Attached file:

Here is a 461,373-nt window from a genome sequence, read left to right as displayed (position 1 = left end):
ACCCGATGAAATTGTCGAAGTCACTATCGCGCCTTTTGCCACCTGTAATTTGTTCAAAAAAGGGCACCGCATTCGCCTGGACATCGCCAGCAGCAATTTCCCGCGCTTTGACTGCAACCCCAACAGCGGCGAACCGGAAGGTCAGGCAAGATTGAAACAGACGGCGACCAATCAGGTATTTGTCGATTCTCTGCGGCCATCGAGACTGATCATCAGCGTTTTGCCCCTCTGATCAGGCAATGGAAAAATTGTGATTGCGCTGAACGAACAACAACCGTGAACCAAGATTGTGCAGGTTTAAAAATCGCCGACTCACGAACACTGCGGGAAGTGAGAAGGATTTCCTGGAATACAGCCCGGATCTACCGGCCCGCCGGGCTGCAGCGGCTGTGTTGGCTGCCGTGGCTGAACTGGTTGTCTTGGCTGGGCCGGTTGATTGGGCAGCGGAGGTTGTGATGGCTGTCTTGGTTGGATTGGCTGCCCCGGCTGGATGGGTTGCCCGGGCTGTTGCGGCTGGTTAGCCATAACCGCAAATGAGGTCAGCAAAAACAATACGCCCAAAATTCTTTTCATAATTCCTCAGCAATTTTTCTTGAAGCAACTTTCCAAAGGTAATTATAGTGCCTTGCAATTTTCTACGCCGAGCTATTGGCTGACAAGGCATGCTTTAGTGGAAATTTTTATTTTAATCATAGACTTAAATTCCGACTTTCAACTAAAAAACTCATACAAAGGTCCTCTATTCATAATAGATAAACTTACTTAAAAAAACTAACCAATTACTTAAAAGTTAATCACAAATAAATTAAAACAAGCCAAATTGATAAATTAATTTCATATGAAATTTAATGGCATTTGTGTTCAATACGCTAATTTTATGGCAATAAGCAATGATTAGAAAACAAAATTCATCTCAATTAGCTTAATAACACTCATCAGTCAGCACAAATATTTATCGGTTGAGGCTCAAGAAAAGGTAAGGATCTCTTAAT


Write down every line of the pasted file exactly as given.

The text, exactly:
Here is a 461,373-nt window from a genome sequence, read left to right as displayed (position 1 = left end):
ACCCGATGAAATTGTCGAAGTCACTATCGCGCCTTTTGCCACCTGTAATTTGTTCAAAAAAGGGCACCGCATTCGCCTGGACATCGCCAGCAGCAATTTCCCGCGCTTTGACTGCAACCCCAACAGCGGCGAACCGGAAGGTCAGGCAAGATTGAAACAGACGGCGACCAATCAGGTATTTGTCGATTCTCTGCGGCCATCGAGACTGATCATCAGCGTTTTGCCCCTCTGATCAGGCAATGGAAAAATTGTGATTGCGCTGAACGAACAACAACCGTGAACCAAGATTGTGCAGGTTTAAAAATCGCCGACTCACGAACACTGCGGGAAGTGAGAAGGATTTCCTGGAATACAGCCCGGATCTACCGGCCCGCCGGGCTGCAGCGGCTGTGTTGGCTGCCGTGGCTGAACTGGTTGTCTTGGCTGGGCCGGTTGATTGGGCAGCGGAGGTTGTGATGGCTGTCTTGGTTGGATTGGCTGCCCCGGCTGGATGGGTTGCCCGGGCTGTTGCGGCTGGTTAGCCATAACCGCAAATGAGGTCAGCAAAAACAATACGCCCAAAATTCTTTTCATAATTCCTCAGCAATTTTTCTTGAAGCAACTTTCCAAAGGTAATTATAGTGCCTTGCAATTTTCTACGCCGAGCTATTGGCTGACAAGGCATGCTTTAGTGGAAATTTTTATTTTAATCATAGACTTAAATTCCGACTTTCAACTAAAAAACTCATACAAAGGTCCTCTATTCATAATAGATAAACTTACTTAAAAAAACTAACCAATTACTTAAAAGTTAATCACAAATAAATTAAAACAAGCCAAATTGATAAATTAATTTCATATGAAATTTAATGGCATTTGTGTTCAATACGCTAATTTTATGGCAATAAGCAATGATTAGAAAACAAAATTCATCTCAATTAGCTTAATAACACTCATCAGTCAGCACAAATATTTATCGGTTGAGGCTCAAGAAAAGGTAAGGATCTCTTAAT